Ohio, a 27-year-old man presented to the ED with a temperature of 103[degrees]F and other signs and symptoms of contamination. He had a history of idiopathic thrombocytopenic purpura (ITP), for which he had previously undergone removal of his spleen. At the ED, he was seen by the defendant emergency physician, Dr. A., who made a diagnosis of flu and obtained a culture.

Dr. A. also called Dr. B., the defendant oncologist/hematologist, for a consult. According to Dr. A., he asked Dr. B. whether antibiotics should begranted before the patient was released, and Dr. B. told him antibiotics were not necessary. The man was then discharged.

By the next morning, his symptoms had worsened. He presented to a second ED, where he died as a result of an overwhelming contamination.

Plaintiff for the decedent claimed that antibiotics should have been granted due to his pre-existing ITP and history of splenectomy. Dr. A. claimed that he had appropriately consulted with Dr. B. and had followed the instructions he was given. Dr. B. acknowledged that he had been called and notified that the decedent was in the ED, but he maintained that he had not been asked for advice about whether to prescribe antibiotics.


According to a published account, a $750,000 verdict was returned. Dr. B. was found 70% at fault, and Dr. A. was found 30% at fault.


This case involves failure to recognize and treat overwhelming postsplenectomy contamination (OPSI). Given the patient's young age and the lost possibility for a full recovery, the jury's verdict is restrained and probably reflects a relatively conservative jury pool.

Asplenic patients are usually aware that they do not have a spleen, but they may not recognize their associated risk for serious contamination. The fact of the matter is that asplenic patients are immunocompromised. When an asplenic patient presents with a febrile illness that is consistent with OPSI, this is a true medical emergency. These patients must undergo a vigorous workup and expeditious administration of antibiotics to offer the best chance for survival. Even with appropriate antibiotic treatment and supportive therapies, mortality associated with OPSI ranges between 50% and 80%.

In this case, the emergency physician obtained a hematology/oncology consultation. There is a dispute between the defendant physicians as to whether antibiotics were recommended or even discussed. It is unclear from the record whether or not the emergency physician's medical note includes such a discussion. The jury apportioned the majority of the liability to the hematologist but still found the emergency physician negligent.

Conflict between clinicians or departments can get testy in the medical record; don't let that happen. An otherwise defensible record of care can become a nightmare for defense counsel when an interpersonal or interdepartmental conflict is played out in the medical record. As with personal conflict, defensive addendums to a patient's record can be damaging. Jurors generally reward "finger pointing" between medical professionals with a verdict for the plaintiff, even when the care itself may be defensible. Regularly held peer review offers clinicians an opportunity to discuss difficult cases without fearing that those discussions will be used as evidence. A formal peer review committee is the exclusive and proper outlet to discuss challenging medical cases.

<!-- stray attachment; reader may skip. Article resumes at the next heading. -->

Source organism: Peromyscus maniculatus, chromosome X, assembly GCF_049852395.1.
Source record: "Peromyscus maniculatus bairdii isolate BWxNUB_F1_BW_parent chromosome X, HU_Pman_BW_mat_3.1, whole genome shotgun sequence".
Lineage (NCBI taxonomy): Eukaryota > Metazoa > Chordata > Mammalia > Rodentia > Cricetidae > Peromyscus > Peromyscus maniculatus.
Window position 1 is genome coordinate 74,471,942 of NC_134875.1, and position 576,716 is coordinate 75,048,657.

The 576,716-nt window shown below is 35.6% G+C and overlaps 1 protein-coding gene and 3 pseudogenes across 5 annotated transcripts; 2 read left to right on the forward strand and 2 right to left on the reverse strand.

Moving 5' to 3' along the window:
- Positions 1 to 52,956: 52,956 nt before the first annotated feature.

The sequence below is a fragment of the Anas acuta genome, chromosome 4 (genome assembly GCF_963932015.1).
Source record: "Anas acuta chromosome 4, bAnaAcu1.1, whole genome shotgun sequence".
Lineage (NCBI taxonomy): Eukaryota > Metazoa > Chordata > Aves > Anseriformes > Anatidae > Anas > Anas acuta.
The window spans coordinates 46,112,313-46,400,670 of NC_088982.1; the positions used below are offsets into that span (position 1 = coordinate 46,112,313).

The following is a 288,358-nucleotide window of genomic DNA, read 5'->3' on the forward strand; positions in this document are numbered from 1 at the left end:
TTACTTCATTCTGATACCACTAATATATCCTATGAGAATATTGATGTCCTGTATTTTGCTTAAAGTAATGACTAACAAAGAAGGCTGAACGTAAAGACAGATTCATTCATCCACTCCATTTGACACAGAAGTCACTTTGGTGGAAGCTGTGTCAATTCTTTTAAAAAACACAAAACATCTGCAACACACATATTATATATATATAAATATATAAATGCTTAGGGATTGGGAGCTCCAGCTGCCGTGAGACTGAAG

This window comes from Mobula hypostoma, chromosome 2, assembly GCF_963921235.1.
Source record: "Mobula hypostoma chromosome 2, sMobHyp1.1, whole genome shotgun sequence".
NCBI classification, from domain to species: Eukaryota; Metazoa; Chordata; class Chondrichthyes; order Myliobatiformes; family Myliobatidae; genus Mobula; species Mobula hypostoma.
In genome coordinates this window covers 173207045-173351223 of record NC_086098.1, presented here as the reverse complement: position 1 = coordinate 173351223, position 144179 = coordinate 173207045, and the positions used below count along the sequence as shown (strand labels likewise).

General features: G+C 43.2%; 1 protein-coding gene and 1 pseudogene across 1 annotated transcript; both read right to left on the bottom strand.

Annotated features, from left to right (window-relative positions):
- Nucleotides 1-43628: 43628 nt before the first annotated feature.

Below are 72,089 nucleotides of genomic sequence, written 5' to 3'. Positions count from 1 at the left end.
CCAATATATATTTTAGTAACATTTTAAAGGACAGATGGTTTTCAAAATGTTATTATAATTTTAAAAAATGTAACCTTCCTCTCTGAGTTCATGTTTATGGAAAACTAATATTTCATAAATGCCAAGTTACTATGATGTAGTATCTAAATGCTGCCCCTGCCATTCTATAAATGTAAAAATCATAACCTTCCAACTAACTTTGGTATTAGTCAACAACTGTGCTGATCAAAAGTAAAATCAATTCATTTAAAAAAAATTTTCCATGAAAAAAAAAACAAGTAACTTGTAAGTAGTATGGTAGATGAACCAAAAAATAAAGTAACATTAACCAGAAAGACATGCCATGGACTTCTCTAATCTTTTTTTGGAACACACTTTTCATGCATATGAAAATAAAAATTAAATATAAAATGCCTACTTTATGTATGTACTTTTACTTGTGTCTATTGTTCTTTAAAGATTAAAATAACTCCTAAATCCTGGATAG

Appropriate care for our patients is the ultimate necessity. It can be tricky for a clinician seeking a consultation to challenge the consultant's recommendation. When confronted with a recommendation that leaves you (the referring clinician) with "heartburn," it may be helpful for you to restate your misgivings affirmatively--for example, "My concern with that approach is--," then state the risks in the gravest terms the situation will allow. Make your preferred course of action apparent: "Honestly, I'd like to admit the patient because of--."

If you remain uneasy, seek another colleague's opinion. Record the substance of the consultation, concerns, and responses fully, accurately but dispassionately, in the patient's record.

Make sure to give the consultant all the medical information available; and if you are the consultant, be sure you have received all available information. Treat the consultation formally and with your full attention. The jury will expect the consultant to be fully involved in caring for the patient.

Here, if the emergency physician did not agree with the hematologist, it would have been reasonable for him to obtain a second opinion or to admit the patient and begin empiric antibiotic treatment.

Cases reprinted with permission from Medical Malpractice Verdicts, Settlements and Experts, Lewis Laska, Editor, (800) 298-6288.

David M. Lang is an experienced PA and a former medical malpractice defense attorney who practices law in Granite Bay, California. Julia Pallentino practices in gastroenterology and, with her JD, conducts malpractice workshops at professional conferences.